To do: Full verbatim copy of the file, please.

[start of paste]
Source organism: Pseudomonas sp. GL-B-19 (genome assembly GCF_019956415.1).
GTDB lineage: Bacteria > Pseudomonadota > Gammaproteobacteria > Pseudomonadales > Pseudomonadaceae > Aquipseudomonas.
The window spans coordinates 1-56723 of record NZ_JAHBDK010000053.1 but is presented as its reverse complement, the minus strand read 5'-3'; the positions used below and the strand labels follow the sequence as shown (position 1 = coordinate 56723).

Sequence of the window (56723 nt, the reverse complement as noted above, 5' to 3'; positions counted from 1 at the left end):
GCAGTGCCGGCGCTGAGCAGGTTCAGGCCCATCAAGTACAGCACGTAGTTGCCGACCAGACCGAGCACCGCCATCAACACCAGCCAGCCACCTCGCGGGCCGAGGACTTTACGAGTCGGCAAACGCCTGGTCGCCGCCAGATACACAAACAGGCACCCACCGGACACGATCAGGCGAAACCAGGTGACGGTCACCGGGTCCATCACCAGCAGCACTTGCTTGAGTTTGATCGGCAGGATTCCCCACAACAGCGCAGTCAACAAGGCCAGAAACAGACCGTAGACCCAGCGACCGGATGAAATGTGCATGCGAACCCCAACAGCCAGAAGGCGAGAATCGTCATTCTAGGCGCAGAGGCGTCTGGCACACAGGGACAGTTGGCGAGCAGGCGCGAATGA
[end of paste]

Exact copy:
Source organism: Pseudomonas sp. GL-B-19 (genome assembly GCF_019956415.1).
GTDB lineage: Bacteria > Pseudomonadota > Gammaproteobacteria > Pseudomonadales > Pseudomonadaceae > Aquipseudomonas.
The window spans coordinates 1-56723 of record NZ_JAHBDK010000053.1 but is presented as its reverse complement, the minus strand read 5'-3'; the positions used below and the strand labels follow the sequence as shown (position 1 = coordinate 56723).

Sequence of the window (56723 nt, the reverse complement as noted above, 5' to 3'; positions counted from 1 at the left end):
GCAGTGCCGGCGCTGAGCAGGTTCAGGCCCATCAAGTACAGCACGTAGTTGCCGACCAGACCGAGCACCGCCATCAACACCAGCCAGCCACCTCGCGGGCCGAGGACTTTACGAGTCGGCAAACGCCTGGTCGCCGCCAGATACACAAACAGGCACCCACCGGACACGATCAGGCGAAACCAGGTGACGGTCACCGGGTCCATCACCAGCAGCACTTGCTTGAGTTTGATCGGCAGGATTCCCCACAACAGCGCAGTCAACAAGGCCAGAAACAGACCGTAGACCCAGCGACCGGATGAAATGTGCATGCGAACCCCAACAGCCAGAAGGCGAGAATCGTCATTCTAGGCGCAGAGGCGTCTGGCACACAGGGACAGTTGGCGAGCAGGCGCGAATGA